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Typhoon death toll rises as restoration gets under way

Thousands of soldiers, public servants and relief workers were deployed Thursday to southern regions devastated by the most powerful typhoon to hit Korea in October.

With gusts of up to 56.5 meters per second, Typhoon Chaba ravaged southern parts of the Korean Peninsula on Wednesday, leaving at least seven dead and three others missing as of 1 p.m. Thursday.

The government, pledging swift restoration of the stricken areas, was considering designating them as special disaster zones, the industrial city of Ulsan in particular.

Prime Minister Hwang Kyo-ahn, Saenuri Party leader Lee Jung-hyun and several other politicians visited Ulsan on Thursday, touring through the disaster scene. A ruling party-government policy consultation meeting was scheduled to be held in Busan in the evening. Finance Minister Yoo Il-ho pledged financial aid measures to support the typhoon victims. 

Soldiers from the Army 53rd Division are seen removing flood debris scattered by Chaba, the 18th typhoon this year, at Haeundae beach in Busan, Korea, Thursday. (Yonhap)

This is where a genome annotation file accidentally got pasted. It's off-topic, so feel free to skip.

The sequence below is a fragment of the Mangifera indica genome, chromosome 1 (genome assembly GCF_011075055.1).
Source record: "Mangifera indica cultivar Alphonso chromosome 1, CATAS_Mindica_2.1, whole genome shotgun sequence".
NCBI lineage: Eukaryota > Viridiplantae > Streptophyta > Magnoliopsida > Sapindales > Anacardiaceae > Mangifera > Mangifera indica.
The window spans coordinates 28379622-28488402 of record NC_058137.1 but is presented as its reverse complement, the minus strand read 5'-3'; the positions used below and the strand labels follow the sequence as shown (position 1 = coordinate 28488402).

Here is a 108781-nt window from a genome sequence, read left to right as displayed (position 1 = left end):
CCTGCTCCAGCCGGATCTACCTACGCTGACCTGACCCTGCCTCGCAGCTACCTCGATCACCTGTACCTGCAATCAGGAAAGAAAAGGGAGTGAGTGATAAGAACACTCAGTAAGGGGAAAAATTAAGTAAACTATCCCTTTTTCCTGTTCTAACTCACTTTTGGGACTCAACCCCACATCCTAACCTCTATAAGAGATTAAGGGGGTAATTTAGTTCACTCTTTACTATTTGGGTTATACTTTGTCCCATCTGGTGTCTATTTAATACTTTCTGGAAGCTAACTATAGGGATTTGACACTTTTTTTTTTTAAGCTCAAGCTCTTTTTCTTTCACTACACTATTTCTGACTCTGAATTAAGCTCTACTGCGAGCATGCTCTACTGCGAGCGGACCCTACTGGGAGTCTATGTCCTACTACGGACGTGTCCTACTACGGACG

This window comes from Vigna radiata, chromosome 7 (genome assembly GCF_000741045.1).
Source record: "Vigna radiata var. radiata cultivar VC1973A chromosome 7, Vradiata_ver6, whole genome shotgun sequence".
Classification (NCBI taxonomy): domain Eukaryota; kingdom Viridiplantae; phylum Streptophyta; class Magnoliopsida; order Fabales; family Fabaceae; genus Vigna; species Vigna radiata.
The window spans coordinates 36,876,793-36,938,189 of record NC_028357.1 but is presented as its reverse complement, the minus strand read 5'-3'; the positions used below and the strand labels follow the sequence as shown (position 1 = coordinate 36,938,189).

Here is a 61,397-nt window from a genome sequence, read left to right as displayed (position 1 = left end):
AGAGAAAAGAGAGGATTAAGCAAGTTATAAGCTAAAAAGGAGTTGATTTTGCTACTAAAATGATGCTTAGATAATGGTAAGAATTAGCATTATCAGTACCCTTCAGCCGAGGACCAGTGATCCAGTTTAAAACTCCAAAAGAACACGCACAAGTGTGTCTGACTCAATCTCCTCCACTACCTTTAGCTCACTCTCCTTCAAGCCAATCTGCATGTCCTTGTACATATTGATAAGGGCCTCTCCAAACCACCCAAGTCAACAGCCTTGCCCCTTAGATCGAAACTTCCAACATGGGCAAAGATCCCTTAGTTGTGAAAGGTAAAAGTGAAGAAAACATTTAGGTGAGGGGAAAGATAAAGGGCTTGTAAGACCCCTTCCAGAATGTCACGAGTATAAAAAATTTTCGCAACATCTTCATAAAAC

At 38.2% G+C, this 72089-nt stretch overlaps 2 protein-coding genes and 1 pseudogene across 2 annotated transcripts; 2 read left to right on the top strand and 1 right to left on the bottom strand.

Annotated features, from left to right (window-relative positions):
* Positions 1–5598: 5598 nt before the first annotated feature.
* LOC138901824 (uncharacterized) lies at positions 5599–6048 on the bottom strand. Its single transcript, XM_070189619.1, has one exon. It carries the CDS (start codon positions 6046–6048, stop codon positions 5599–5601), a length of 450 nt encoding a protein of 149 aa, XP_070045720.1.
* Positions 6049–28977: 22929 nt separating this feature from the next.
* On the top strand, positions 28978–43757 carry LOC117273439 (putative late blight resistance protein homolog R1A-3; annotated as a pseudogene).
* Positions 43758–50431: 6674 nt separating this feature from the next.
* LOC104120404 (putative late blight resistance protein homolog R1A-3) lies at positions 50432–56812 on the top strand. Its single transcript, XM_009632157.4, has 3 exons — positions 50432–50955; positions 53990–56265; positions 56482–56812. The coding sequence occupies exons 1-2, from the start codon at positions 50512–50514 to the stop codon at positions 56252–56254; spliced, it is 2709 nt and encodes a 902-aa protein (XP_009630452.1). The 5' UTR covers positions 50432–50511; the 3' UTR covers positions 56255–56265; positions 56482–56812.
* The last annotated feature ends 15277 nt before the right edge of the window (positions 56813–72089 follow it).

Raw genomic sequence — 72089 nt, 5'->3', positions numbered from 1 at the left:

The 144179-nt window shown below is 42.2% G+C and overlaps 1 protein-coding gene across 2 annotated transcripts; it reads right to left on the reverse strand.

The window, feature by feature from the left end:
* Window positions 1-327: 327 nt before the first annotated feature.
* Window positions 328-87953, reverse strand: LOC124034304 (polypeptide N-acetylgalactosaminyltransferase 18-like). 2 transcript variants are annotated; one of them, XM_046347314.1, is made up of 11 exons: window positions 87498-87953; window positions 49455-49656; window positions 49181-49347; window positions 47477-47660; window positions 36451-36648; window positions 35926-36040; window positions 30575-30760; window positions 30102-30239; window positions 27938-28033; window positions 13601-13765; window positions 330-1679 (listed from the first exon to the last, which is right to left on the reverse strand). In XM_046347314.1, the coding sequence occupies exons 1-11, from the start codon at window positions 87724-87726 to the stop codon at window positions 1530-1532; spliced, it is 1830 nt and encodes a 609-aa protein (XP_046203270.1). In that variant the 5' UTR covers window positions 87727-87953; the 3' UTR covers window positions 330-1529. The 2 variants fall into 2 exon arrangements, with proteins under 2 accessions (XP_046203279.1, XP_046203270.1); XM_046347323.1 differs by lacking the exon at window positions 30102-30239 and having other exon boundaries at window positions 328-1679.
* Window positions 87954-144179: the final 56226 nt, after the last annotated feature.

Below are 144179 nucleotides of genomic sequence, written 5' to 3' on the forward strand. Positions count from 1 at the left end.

Soldiers from the Army 53rd Division are seen removing flood debris scattered by Chaba, the 18th typhoon this year, at Haeundae beach in Busan, Korea, Thursday. (Yonhap)
The head of nation’s communications body suggested plans to reduce the communication fee for those suffering from the storm damages. “We are already cutting the cost for quake victims in Gyeongju, North Gyeongsang Province, and the aid plan could be extended to the storm-hit regions,” said Choi Seong-jun, the chief of Korea Communications Commission.

The military sent troops for restoration work to the region as the government pledged to make best efforts to normalize the stricken areas. Help also came from local organizations, public workers and police in the hardest-hit cities such as Ulsan, where 4,000 people gathered to help clean up and restore the city.

Over 350 people from 175 households in the affected regions were evacuated to nearby school buildings and community centers as 522 houses were flooded, the Ministry of Public Safety and Security said.

The storm also waterlogged 7,747 hectares of farmland, damaging crops and fish farms, while over 4,300 cars were reported to have been caught in the floods or hit by debris, according to an association of general insurers. 

The government will conduct a damage investigation from Thursday to Wednesday and come up with restoration plan until the end of the month.

The typhoon exited South Korea early Thursday morning. Seoul, the capital, was unaffected.

Up to 120 millimeters more rain is expected from Friday night to Saturday morning in the southern region, the Korea Meteorological Administration said.

By Jo He-rim (herim@heraldcorp.com)
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